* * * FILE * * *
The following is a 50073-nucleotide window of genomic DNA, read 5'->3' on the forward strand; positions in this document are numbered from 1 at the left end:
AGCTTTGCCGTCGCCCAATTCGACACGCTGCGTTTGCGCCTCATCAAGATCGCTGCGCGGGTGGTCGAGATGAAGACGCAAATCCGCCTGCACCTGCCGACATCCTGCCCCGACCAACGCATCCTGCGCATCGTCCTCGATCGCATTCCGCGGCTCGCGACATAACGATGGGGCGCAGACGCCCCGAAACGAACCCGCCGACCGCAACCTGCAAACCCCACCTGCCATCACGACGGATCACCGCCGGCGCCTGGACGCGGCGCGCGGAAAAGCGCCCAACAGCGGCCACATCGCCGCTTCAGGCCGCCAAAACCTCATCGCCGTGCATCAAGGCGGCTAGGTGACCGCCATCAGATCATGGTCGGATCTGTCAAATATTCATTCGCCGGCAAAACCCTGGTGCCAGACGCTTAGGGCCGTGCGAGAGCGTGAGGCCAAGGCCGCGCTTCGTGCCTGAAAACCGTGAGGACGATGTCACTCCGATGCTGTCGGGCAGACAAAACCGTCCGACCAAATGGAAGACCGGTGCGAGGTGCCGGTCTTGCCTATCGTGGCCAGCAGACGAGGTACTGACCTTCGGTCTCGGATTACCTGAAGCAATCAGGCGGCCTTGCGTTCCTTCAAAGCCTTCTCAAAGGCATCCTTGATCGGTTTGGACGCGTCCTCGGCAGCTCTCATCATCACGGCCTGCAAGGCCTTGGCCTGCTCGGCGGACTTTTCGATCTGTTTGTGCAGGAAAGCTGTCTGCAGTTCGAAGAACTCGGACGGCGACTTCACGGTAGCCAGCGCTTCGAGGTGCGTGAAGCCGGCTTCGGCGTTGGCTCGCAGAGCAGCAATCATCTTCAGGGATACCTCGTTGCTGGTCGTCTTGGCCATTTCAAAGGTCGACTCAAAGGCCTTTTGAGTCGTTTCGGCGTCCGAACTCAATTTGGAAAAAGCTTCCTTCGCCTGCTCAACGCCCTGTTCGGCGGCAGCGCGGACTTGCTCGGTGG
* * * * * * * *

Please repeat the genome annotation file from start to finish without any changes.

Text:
The following is a 50073-nucleotide window of genomic DNA, read 5'->3' on the forward strand; positions in this document are numbered from 1 at the left end:
AGCTTTGCCGTCGCCCAATTCGACACGCTGCGTTTGCGCCTCATCAAGATCGCTGCGCGGGTGGTCGAGATGAAGACGCAAATCCGCCTGCACCTGCCGACATCCTGCCCCGACCAACGCATCCTGCGCATCGTCCTCGATCGCATTCCGCGGCTCGCGACATAACGATGGGGCGCAGACGCCCCGAAACGAACCCGCCGACCGCAACCTGCAAACCCCACCTGCCATCACGACGGATCACCGCCGGCGCCTGGACGCGGCGCGCGGAAAAGCGCCCAACAGCGGCCACATCGCCGCTTCAGGCCGCCAAAACCTCATCGCCGTGCATCAAGGCGGCTAGGTGACCGCCATCAGATCATGGTCGGATCTGTCAAATATTCATTCGCCGGCAAAACCCTGGTGCCAGACGCTTAGGGCCGTGCGAGAGCGTGAGGCCAAGGCCGCGCTTCGTGCCTGAAAACCGTGAGGACGATGTCACTCCGATGCTGTCGGGCAGACAAAACCGTCCGACCAAATGGAAGACCGGTGCGAGGTGCCGGTCTTGCCTATCGTGGCCAGCAGACGAGGTACTGACCTTCGGTCTCGGATTACCTGAAGCAATCAGGCGGCCTTGCGTTCCTTCAAAGCCTTCTCAAAGGCATCCTTGATCGGTTTGGACGCGTCCTCGGCAGCTCTCATCATCACGGCCTGCAAGGCCTTGGCCTGCTCGGCGGACTTTTCGATCTGTTTGTGCAGGAAAGCTGTCTGCAGTTCGAAGAACTCGGACGGCGACTTCACGGTAGCCAGCGCTTCGAGGTGCGTGAAGCCGGCTTCGGCGTTGGCTCGCAGAGCAGCAATCATCTTCAGGGATACCTCGTTGCTGGTCGTCTTGGCCATTTCAAAGGTCGACTCAAAGGCCTTTTGAGTCGTTTCGGCGTCCGAACTCAATTTGGAAAAAGCTTCCTTCGCCTGCTCAACGCCCTGTTCGGCGGCAGCGCGGACTTGCTCGGTGG